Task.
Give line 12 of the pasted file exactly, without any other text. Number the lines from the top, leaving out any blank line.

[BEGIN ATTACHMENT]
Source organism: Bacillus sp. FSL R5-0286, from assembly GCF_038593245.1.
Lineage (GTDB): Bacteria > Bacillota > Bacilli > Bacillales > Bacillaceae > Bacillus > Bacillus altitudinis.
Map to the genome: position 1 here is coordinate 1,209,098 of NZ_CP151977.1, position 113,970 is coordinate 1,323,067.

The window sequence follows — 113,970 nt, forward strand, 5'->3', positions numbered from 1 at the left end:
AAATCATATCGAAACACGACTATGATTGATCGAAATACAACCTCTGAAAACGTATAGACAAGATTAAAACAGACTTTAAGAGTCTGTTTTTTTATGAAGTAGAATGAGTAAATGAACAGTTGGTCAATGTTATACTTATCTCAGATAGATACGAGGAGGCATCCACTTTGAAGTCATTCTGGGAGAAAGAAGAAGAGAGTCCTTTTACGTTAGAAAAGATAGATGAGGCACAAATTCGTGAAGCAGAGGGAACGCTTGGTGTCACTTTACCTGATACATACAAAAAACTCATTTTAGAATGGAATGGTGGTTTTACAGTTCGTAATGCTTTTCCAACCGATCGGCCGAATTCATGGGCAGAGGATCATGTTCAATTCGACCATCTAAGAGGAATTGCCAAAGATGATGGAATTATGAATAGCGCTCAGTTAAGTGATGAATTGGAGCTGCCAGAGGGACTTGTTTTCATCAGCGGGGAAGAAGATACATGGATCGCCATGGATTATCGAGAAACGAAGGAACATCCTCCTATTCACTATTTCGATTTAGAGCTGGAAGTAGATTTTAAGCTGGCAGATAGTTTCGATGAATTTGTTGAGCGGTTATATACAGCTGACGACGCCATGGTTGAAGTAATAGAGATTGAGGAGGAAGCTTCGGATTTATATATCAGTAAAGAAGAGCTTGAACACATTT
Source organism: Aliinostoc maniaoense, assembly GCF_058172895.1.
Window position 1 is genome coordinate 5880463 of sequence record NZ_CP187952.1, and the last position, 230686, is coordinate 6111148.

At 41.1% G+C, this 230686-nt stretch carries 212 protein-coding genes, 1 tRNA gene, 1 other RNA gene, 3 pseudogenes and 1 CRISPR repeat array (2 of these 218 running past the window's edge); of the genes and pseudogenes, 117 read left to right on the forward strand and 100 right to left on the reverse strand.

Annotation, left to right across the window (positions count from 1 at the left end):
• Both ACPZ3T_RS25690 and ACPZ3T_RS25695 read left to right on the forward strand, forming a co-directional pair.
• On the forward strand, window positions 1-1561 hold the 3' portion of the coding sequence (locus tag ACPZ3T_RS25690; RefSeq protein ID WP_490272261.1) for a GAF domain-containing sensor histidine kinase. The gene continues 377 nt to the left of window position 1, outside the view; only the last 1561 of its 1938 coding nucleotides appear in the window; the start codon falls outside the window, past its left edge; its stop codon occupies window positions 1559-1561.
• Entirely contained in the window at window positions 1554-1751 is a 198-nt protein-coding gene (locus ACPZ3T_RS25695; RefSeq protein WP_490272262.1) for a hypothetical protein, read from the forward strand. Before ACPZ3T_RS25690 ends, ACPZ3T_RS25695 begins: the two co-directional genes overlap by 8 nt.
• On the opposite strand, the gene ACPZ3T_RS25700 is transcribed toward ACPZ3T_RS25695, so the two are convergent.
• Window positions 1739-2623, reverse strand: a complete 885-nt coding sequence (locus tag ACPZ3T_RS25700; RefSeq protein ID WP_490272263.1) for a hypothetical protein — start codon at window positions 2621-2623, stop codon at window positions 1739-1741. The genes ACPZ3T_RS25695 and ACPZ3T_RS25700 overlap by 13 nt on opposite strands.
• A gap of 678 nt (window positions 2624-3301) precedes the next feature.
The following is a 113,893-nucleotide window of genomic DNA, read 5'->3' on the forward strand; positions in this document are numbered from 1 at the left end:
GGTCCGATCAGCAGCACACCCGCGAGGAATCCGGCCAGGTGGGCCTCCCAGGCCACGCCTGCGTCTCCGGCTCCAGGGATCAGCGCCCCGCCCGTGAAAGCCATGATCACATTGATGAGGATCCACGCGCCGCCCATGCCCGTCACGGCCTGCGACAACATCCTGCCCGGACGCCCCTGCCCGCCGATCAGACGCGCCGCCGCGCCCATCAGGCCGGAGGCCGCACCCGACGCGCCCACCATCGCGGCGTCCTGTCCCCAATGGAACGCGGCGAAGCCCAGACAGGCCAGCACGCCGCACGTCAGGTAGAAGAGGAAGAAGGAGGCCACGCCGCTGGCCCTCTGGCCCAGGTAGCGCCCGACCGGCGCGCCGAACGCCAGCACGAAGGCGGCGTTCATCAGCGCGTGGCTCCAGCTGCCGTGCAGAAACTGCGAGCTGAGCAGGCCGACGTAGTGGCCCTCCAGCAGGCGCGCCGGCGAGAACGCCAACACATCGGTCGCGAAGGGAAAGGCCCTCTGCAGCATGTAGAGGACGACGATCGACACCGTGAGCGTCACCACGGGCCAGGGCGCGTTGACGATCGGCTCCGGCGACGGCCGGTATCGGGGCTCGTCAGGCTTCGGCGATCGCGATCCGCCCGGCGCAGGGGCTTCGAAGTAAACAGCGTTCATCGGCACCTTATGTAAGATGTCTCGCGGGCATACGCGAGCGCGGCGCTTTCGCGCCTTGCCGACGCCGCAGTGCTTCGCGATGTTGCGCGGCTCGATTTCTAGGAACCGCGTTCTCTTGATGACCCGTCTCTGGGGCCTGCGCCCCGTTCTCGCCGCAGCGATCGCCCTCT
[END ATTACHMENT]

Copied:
• Entirely contained in the window at window positions 1554-1751 is a 198-nt protein-coding gene (locus ACPZ3T_RS25695; RefSeq protein WP_490272262.1) for a hypothetical protein, read from the forward strand. Before ACPZ3T_RS25690 ends, ACPZ3T_RS25695 begins: the two co-directional genes overlap by 8 nt.